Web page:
The Law in question is 23 NYCRR Part 500, also referred to as the Stop Hacks and Improve Electronic Data Security Act (“SHIELD Act”). Passed back in 2017, the state regulation, a first of its kind in the nation, sets comprehensive cybersecurity compliance requirements for all licensed entities that operate under New York Banking, Insurance, Financial Services and Credit Reporting Agency laws. The regulations were intended to “promote the protection of customer information as well as the information technology systems of regulated entities.” Subject to limited exemptions, the regulations require covered entities to implement an enterprise-wide Cybersecurity Program, policies and procedures to address and mitigate this risk.
What does the Act protect?
The act protects Private Information. Private information requires a combination of personal information and a listed data element identifier such as social security number, driver’s license number, financial account numbers, biometric information, username, or e-mail address. If any of these data element identifiers are capable of being connected to personal info like name or address, then it becomes Private Information and falls under the law.
Who does it apply to?
The Act applies to ‘Covered Entities’, which are defined to include organizations operating under a license or registration under the New York Banking Law, Insurance Law or Financial Services Law. (Credit Reporting Laws were added a year later) The Act also specifically calls out ‘Authorized Users and Third-Party Service Providers (TPSPs)’. These include anyone that is authorized to access or use a Covered Entity’s information systems and data. That is a very wide net and why it doesn’t matter whether you are in New York or Alaska, if you are even tangentially related to the private information of a NY resident then you need to check with a lawyer that you are abiding by this Act.
There are, however, certain limited exceptions from the act that apply to smaller operations; specifically, 1) those that have less than 10 employees in the state of NY, or 2) earn less than $5 mil in gross revenue in each of the last three years, or 3) earn less than $10mil in year-end total assets. Take note of the ‘OR’s there, you don’t need all three, if ANY of those apply to you then you are exempt from certain portions of the Act.
What does the Act require?
The principal requirements of the regulation are 1) the establishment of a cybersecurity program and 2) appointment of a Chief Information Security Officer to oversee that program. The program must be capable of:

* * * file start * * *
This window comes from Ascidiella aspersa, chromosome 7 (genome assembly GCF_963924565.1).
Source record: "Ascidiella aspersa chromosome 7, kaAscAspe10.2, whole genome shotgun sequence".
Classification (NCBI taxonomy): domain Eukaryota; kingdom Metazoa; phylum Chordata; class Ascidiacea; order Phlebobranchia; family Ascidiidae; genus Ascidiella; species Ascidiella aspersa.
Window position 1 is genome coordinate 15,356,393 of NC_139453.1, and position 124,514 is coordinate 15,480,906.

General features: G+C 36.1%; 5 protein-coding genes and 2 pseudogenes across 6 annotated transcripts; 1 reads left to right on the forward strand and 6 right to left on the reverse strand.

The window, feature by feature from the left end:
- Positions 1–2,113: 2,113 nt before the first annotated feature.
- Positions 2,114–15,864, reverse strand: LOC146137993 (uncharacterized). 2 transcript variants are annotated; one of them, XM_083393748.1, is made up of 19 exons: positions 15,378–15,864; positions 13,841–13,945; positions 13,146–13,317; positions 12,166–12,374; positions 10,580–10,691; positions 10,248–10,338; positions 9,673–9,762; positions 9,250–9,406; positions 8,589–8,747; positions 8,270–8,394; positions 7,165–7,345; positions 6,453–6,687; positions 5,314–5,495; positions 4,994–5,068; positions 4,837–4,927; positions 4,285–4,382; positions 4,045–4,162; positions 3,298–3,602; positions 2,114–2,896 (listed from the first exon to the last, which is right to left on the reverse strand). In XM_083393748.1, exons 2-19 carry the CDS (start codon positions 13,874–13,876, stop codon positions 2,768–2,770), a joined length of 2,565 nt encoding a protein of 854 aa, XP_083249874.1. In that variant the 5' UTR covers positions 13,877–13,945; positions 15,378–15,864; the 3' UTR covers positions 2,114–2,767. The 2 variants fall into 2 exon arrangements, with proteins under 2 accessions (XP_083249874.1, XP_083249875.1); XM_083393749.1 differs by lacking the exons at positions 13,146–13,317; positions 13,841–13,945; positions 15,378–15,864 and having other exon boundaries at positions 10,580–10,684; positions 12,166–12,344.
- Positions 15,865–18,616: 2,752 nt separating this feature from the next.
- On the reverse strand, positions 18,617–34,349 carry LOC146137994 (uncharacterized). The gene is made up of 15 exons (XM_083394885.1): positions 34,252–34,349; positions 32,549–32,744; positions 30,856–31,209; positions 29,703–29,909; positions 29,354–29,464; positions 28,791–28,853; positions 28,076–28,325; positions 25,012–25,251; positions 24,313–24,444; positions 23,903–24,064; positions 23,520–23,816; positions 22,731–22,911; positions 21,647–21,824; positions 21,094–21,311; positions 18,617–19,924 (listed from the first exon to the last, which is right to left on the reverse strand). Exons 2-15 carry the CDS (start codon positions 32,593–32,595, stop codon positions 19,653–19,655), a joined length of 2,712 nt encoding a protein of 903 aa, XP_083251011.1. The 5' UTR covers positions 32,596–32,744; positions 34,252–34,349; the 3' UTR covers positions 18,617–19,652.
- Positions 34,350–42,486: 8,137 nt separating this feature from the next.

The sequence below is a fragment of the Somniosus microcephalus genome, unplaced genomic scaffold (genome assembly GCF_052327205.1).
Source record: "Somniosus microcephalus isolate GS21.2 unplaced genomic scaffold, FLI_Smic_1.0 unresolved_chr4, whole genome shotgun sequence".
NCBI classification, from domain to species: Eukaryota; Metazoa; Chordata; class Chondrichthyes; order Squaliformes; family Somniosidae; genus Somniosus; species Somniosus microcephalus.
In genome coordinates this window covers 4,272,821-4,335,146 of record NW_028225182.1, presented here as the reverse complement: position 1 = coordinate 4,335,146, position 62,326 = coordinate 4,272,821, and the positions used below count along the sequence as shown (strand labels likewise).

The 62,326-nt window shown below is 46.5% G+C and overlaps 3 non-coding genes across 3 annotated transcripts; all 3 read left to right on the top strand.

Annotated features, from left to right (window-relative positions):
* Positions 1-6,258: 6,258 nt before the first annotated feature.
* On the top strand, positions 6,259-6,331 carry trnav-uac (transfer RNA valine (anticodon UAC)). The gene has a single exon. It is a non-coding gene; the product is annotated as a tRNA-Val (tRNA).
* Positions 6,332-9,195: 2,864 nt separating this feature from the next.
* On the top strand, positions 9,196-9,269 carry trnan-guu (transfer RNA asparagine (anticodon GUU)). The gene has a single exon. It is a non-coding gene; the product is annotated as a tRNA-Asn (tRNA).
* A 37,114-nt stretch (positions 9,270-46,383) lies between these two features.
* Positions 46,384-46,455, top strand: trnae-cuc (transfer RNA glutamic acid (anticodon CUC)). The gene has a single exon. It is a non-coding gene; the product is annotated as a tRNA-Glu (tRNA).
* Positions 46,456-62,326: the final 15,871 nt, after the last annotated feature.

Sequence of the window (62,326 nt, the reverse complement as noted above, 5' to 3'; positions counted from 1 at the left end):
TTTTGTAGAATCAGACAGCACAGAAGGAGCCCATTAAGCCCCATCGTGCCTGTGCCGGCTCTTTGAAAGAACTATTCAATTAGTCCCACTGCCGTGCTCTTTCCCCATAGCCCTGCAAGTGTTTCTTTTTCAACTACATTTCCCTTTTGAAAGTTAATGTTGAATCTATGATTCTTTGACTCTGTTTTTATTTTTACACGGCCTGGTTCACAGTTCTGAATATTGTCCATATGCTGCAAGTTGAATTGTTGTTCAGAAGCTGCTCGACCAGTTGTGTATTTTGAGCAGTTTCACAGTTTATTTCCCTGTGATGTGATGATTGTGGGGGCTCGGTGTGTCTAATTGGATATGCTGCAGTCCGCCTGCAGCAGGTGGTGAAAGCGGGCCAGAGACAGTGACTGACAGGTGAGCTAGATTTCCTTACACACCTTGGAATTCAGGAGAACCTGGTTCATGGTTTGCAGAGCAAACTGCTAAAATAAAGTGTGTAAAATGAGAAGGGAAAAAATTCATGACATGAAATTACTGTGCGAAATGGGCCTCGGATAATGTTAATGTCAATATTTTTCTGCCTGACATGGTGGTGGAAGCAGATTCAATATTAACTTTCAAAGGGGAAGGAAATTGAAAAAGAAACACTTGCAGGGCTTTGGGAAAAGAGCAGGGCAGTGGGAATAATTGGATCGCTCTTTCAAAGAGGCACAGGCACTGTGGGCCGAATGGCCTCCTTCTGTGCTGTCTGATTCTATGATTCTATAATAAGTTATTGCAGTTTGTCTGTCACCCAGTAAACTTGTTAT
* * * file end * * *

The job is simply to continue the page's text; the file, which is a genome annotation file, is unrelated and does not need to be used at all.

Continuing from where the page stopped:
- Identifying internal and external cyber risks.
- Using defensive infrastructure and policies and procedures in concert to protect information.
- Detecting cybersecurity events.
- Responding to identified or detected cybersecurity events to mitigate any effects.
- Recovering from cybersecurity events and restore normal operation.
- Fulfill any reporting requirements such as notifying NY within 72 hours of a suspected breach.
Overall, and what really separates this act from its counterparts, is the focus on risk assessment and being proactive about cyber security. The Act really does leave the specifics on how to implement these goals open to the judgement of each business (except for Multi-Factor Authentication which the Act specifically requires), NY just wants you to have a program in place to defensively protect private information rather than a reactionary plan for when a breach occurs.
What do the penalties look like?
In 2021 NY has aggressively pursued Covered Entities that fail to comply with the Act, including assessing several millions of dollars in fines and penalties.
In March 2021, NY imposed a $1.5 million fine on a Portland, Maine licensed mortgage banker for failing to notify the regulator of a breach. A routine examination by the regulator uncovered evidence that a breach occurred in 2019 involving unauthorized access to an employee’s email account containing large amounts of the sensitive personal data of mortgage loan applicants. The company was found liable for violating the Act in failing to timely report the breach and failing to conduct a comprehensive Cybersecurity Risk Assessment.
In April, NY imposed a $3 million fine on an NY based insurance company for its failure to implement Multi-Factor Authentication, timely report two separate Cybersecurity Events, and falsely certifying compliance with the Act. And in May, NY imposed a $1.8 million fine on two life insurance companies based on the failure to implement Multi-Factor Authentication and falsely certifying compliance with the Act.
The SHIELD Act will have far-reaching effects, as any business that holds private information of a NY resident, must comply the Act. This Act also shows how seriously NY, like other states across the nation, is taking privacy and data security matters. Regardless of where you are in the country, you should be assessing and reviewing your data breach prevention and response activities and consulting a knowledgeable attorney about complying with the SHIELD Act.
If you have legal questions about SHIELD Act compliance, contact Revision Legal at 231-714-0100.